All this doesn't mean that you have to forsake all femininity regarding your hands. If you're serious about using your gun for your safety, however, you need to make sure your nails don't interfere. Trimming them shorter, and saving the polish for special events may be all you need to do. If you really adore the look of long "claws," get artificial nails applied for special events. But do make sure you practice your gun drills with those nails in place, so that your motor memory knows how to do things with them on. The best thing to do, though, is not to try to learn to shoot two different ways.

If you like to wear lots of rings and bracelets -- especially big rings and dangly bracelets -- those could interfere with your ability to shoot. Again, the idea isn't to stop wearing jewelry, but to choose items that won't interfere with your ability to defend yourself should you need to.

The well dressed woman accommodates her gun

For your gun to protect you, it must be with you. I'll leave discussion about permits, permissions, and legalities to others, and just say that your gun can't help you protect yourself if you don't have it with you when you need it. However you carry your gun, the primary concern is that it be easily available to you.

If you can, carry your gun openly (it's strictly forbidden in fewer states than you'd think). It lets potential bad guys know you aren't someone to mess with, and may keep an attack from happening. It also performs a valuable "public service," that of getting people used to seeing responsible individuals with guns. That used to be the norm in the United States.

If you prefer to conceal your firearm, lots of options are available. Concealability depends in part on its size (smaller ones are more easily concealed, but tend to have more recoil than larger guns shooting the same caliber ammunition), but a large part of it depends upon your wardrobe. If you prefer skin-hugging, skimpy clothing, it'll be more difficult to conceal a gun. A simple solution is to slip a loose shirt over your clothing, one long enough to cover the gun just behind your hip or in the small of your back. You'll need to practice whipping the shirttail out of your way to get your gun, but this offers an acceptable compromise.

Other concealed carry options include a holster bra (see the March/April 2001 issue of Women & Guns). While some women, particularly those who like looser-fitting clothes, find shoulder holsters and inside-the-pants concealment acceptable, most of these rigs are designed with the male body in mind, and they may not be comfortable for you. If that's what you want for your concealed carry rig, shop around and try several before settling on a choice. What feels comfortable in an air-conditioned store for 5 minutes may be irritating beyond belief in summer's heat and humidity after 3 minutes. Your concealment rig needs to work with your lifestyle and climate.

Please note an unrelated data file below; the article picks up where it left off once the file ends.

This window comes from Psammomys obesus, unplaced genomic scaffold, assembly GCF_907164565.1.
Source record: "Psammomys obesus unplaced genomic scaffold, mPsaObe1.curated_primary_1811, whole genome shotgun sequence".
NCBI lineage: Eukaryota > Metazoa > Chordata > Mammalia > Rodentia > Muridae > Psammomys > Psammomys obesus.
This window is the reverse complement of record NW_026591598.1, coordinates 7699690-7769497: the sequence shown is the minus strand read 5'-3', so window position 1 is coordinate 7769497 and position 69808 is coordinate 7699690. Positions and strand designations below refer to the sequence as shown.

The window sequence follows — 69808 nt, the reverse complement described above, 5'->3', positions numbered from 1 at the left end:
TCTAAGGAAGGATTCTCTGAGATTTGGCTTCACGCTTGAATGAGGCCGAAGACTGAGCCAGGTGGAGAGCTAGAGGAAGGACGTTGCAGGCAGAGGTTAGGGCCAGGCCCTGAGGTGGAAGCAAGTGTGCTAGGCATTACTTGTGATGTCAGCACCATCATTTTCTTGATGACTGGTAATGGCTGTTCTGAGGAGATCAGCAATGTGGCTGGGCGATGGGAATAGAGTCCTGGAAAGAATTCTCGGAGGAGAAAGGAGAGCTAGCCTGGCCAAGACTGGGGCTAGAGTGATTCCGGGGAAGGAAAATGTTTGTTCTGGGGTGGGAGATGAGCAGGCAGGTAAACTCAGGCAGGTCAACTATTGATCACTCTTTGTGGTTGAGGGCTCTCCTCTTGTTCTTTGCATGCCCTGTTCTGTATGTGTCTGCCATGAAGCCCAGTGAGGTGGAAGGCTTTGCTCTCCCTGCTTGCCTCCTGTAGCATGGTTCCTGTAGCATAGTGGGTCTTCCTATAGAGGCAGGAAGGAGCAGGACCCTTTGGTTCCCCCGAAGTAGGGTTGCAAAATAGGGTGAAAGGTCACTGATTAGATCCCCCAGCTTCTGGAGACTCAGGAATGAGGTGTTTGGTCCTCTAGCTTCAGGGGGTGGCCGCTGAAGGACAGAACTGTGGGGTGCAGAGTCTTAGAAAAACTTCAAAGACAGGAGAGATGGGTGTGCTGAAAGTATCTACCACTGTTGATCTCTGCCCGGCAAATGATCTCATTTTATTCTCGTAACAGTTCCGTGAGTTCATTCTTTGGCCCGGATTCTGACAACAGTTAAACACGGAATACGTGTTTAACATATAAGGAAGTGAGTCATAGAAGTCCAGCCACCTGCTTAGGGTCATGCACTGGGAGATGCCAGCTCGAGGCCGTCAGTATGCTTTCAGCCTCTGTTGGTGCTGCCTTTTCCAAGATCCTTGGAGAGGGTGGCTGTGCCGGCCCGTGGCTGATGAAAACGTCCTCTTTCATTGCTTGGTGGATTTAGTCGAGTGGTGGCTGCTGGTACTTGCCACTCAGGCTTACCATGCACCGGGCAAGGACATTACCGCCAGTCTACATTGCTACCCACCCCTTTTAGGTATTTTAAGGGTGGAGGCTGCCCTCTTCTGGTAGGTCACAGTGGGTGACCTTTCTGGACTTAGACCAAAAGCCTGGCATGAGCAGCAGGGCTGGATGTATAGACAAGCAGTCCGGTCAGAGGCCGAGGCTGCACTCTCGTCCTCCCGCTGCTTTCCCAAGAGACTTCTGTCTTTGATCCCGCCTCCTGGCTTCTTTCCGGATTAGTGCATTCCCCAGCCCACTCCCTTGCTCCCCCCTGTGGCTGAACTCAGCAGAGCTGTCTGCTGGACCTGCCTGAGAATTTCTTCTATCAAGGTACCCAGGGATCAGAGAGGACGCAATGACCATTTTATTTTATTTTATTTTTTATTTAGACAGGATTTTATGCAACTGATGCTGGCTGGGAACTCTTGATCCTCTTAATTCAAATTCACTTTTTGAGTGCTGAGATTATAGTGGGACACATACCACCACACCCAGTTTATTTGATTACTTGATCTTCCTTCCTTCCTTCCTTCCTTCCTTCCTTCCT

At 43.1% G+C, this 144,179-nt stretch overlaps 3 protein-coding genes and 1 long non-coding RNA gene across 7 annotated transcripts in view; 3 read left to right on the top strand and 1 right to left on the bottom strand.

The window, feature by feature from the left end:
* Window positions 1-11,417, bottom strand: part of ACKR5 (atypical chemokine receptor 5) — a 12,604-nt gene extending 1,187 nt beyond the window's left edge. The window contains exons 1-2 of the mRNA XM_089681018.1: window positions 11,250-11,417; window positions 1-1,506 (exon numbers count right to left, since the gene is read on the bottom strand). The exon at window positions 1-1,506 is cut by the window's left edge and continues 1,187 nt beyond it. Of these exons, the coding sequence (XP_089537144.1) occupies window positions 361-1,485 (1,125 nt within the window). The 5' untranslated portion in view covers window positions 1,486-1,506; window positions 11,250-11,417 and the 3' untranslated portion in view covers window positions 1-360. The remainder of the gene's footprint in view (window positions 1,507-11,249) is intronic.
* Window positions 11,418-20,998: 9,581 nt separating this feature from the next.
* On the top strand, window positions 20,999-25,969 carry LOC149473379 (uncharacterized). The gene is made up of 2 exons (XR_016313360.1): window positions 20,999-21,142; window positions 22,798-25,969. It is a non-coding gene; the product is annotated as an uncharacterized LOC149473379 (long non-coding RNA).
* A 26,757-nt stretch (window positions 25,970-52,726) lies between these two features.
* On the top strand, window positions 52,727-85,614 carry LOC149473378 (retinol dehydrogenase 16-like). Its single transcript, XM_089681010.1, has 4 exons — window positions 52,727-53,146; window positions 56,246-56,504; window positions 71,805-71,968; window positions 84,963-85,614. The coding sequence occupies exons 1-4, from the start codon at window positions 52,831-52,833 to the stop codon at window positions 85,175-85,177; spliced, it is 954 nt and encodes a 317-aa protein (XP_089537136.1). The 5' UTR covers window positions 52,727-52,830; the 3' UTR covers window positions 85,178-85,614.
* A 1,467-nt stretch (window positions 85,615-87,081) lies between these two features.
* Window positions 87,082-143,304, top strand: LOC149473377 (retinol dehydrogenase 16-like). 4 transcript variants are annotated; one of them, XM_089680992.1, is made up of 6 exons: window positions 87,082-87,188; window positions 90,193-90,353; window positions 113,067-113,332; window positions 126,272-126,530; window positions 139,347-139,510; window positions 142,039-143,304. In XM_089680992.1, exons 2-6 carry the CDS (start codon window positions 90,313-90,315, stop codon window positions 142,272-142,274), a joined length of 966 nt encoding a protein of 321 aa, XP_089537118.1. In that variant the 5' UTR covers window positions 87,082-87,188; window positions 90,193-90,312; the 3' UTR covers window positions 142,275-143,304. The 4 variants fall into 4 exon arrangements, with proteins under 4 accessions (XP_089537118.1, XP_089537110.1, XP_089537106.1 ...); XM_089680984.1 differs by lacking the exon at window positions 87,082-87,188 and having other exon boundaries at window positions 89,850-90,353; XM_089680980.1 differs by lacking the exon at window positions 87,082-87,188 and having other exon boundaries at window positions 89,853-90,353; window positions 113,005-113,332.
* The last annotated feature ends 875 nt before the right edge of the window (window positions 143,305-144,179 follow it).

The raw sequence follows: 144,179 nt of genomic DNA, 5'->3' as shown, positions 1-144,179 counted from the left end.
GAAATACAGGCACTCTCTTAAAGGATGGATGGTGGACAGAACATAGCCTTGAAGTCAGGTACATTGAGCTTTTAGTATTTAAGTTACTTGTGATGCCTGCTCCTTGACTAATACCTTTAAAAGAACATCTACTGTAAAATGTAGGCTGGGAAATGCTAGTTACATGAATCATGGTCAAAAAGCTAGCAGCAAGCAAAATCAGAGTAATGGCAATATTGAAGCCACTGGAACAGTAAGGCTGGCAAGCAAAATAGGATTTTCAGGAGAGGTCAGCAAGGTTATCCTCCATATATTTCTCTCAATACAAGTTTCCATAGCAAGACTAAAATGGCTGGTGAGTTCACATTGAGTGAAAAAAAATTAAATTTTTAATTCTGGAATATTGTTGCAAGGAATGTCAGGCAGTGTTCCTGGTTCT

Stowing your gun in a purse or bag is another concealment choice. These do have higher risks, though. If you set the bag down others will have access to your gun. If your bag is stolen, there goes your weapon, too. Most purses aren't made to accommodate a handgun, and leaving it loose in the purse isn't a good idea. At best, dirt can get into it, and either cause a malfunction or render it inoperable; at worst, the trigger could snag on something and negligently fire the gun. Galco is one company that makes purses and bags designed for concealed carry. Their items are top quality and fashionable. For professionals, they offer briefcases with holster compartments. The zippered holster compartments can be locked -- a nice security feature. My only complaint is that the shoulder straps appear to be leather, which makes them vulnerable to a slash-and-steal operation; adding a chain inside the leather strap would eliminate that.